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Browsing Posts tagged Richard Bleier

By Scott Barancik, editor

With Team Israel’s surprising run at the World Baseball Championship behind us, Jewish Baseball News turns to that beloved annual rite: Spring Training.

A total of 19 Jewish players were invited to MLB Spring Training camps this year, either as part of their teams’ active roster, 40-man roster, or non-roster invitee list. Here is how they’re doing through games played March 17.

Danny Valencia (Mariners)

  • In the first Spring Training with his new team, 32-year-old Valencia is hitting .184 with 1 HR, 3 RBIs, and 5 walks in 38 at-bats. Although he’s a career .321 hitter against righties (and .246 vs. lefties), he has struggled equally against both so far.
  • Seattle has Valencia playing first base almost exclusively. Last season with Oakland, Valencia had no errors at first base, one in the outfield, and 13 at third base.

Richard Bleier (Orioles)

  • Traded to Baltimore by the Yankees last month, Bleier has performed well this Spring, delivering a 1.50 ERA across four outings and six innings overall, and yielding six hits and one walk while fanning four.
  • Bleier is among several pitchers still fighting for a spot in the Orioles’ bullpen.

Max Fried (Braves/minors)

  • A 1st-round draft pick of the San Diego Padres in 2012, Fried — who missed the entire 2015 season due to Tommy John surgery — was impressive in his first MLB Spring Training, yielding a hit and three walks in three outings (and four innings overall) while striking out five.
  • Atlanta not only has promoted Fried to Double-A but added him to the Braves’ 40-man roster, meaning he will be eligible for call-up during the regular season.

Ryan Braun (Brewers)

  • Braun has seen limited action in Spring Training, going 3-for-11 with a HR, double, three RBIs and a walk while striking out three times. Nevertheless, the 33-year-old has remained something of a lightning rod for criticism, most recently for his complaints that Spring Training lasts too long.

Kevin Pillar (Blue Jays)

  • Pillar has been hot this Spring, hitting .355 with six extra-base hits, one RBI, and a .444 on-base percentage. He’s also been batting leadoff, a privilege largely denied him in past seasons due to a dearth of walks.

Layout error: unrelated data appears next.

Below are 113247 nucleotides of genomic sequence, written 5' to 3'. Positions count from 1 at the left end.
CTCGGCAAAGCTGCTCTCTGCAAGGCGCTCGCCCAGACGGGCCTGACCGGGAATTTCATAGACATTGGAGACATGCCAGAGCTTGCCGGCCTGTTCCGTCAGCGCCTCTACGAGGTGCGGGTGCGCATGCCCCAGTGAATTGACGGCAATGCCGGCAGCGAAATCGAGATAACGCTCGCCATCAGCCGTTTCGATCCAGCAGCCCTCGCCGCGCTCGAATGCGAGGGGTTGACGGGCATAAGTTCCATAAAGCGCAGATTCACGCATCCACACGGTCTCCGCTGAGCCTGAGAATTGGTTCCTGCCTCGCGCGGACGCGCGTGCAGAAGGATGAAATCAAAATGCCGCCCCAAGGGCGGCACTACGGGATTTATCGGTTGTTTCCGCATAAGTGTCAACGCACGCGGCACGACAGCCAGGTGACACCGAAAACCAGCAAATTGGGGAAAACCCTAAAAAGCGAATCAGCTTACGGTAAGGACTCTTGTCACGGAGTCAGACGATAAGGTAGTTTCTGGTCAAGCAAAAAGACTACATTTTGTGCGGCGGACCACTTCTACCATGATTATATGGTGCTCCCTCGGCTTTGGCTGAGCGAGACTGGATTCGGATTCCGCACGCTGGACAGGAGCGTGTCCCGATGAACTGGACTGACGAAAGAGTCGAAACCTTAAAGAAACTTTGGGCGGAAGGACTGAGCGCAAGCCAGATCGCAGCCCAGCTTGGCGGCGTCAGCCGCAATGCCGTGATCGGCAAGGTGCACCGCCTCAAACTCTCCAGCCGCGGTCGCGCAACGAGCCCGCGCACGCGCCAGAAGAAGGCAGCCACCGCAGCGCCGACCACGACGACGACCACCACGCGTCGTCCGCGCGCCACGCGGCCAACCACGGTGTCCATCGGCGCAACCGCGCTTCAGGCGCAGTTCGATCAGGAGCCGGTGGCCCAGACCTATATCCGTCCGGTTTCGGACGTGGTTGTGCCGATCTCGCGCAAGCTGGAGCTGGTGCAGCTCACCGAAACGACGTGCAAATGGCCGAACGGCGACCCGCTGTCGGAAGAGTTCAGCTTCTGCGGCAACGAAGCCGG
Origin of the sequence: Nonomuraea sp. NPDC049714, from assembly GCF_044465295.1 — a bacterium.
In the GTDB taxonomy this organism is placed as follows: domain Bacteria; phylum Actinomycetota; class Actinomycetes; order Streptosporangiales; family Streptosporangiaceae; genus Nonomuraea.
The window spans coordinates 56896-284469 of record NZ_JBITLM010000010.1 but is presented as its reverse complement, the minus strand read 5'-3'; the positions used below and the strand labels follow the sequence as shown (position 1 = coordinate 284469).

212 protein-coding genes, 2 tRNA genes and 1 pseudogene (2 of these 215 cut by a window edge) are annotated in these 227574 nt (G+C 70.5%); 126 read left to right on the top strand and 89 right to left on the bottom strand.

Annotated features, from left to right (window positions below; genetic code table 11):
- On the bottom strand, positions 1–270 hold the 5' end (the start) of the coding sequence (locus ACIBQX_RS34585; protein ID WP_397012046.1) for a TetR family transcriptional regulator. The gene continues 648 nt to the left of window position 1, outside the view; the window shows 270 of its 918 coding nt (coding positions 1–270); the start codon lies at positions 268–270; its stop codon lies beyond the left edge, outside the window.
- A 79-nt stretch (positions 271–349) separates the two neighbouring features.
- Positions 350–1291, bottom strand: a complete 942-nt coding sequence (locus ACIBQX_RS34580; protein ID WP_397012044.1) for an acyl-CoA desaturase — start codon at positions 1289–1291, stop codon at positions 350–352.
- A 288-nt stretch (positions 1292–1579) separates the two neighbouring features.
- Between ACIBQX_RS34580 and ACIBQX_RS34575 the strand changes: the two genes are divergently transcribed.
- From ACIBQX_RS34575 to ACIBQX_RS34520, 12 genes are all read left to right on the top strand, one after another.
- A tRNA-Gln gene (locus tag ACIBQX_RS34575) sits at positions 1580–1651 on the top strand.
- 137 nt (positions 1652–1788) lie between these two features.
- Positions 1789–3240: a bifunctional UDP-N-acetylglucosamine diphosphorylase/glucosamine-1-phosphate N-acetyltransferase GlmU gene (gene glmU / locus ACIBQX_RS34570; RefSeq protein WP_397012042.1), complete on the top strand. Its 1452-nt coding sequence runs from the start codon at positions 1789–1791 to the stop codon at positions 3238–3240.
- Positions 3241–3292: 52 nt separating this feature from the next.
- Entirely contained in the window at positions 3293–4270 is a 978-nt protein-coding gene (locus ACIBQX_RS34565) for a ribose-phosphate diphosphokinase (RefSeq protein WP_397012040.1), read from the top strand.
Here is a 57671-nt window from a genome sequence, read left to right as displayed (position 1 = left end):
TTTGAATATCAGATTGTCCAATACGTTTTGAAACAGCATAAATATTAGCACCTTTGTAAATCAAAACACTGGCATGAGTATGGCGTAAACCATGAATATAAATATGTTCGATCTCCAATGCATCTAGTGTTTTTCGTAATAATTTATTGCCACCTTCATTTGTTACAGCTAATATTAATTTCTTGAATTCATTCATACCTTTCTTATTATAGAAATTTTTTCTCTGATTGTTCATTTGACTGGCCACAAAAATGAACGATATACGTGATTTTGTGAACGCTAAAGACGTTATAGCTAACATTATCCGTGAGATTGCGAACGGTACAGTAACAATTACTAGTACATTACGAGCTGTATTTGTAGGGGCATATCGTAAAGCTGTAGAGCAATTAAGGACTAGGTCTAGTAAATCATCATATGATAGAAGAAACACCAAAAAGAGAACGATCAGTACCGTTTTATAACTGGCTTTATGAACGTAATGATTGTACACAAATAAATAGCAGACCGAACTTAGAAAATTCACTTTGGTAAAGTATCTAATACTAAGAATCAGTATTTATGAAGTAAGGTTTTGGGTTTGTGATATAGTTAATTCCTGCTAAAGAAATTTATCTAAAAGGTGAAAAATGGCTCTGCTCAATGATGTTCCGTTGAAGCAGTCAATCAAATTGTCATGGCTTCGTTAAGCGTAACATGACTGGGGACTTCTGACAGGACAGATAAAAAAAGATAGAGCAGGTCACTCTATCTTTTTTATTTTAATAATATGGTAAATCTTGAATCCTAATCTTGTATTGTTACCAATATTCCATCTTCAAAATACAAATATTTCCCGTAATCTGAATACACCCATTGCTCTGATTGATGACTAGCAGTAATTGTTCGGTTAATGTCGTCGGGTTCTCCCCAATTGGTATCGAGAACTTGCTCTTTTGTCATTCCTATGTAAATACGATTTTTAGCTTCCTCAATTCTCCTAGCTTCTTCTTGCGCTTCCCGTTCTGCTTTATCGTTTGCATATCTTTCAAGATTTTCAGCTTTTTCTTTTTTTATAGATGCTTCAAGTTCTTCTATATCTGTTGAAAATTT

• In prior Springs, Pillar’s average has ranged from .111 to .264.

Rowdy Tellez (Blue Jays/minors)

  • A non-roster invitee with a reputation for power — he hit .297 with 23 HRs last season at Double-A — Tellez has hit .259 this Spring with no home runs, two doubles, two RBIs, four walks, and 10 strikeouts.
  • No word yet on which minor-league team Tellez will be sent to after Spring Training ends.

Brad Goldberg (White Sox/minors)

  • In addition to playing for Team Israel in the 2017 World Baseball Championship, Goldberg pitched well for Chicago during Spring Training. In four appearances and 4.2 innings overall, he delivered a 0.00 ERA and earned a save while yielding two walks a hit and striking out one.
  • Earlier this week, the White Sox sent Goldberg back to Triple-A but placed him on the Major League club’s 40-man roster. He’s likely to make his MLB debut this season.

Ian Kinsler (Tigers)

  • Normally a strong Spring Training performer — through games played March 17, his career average was .328 with 30 HRs and 117 RBIs — Kinsler has hit .263 this year, with one HR and one RBI in 19 at-bats.
  • Kinsler also has played for Team USA in the WBC, hitting .294 in 17 at-bats.

Craig Breslow (Twins/minors)

  • Breslow, who has adjusted his pitching form in a data-driven bid to revive his stalled career, earned a minor-league contract with the Twins and an invitation to Spring Training. So far, so good: in five appearances and 4.1 innings overall, Breslow has yielded no earned runs and just one hit while striking out four. On the down side, he’s walked five.
  • Breslow is likely to begin the 2017 regular season in Triple-A.

Alex Bregman (Astros)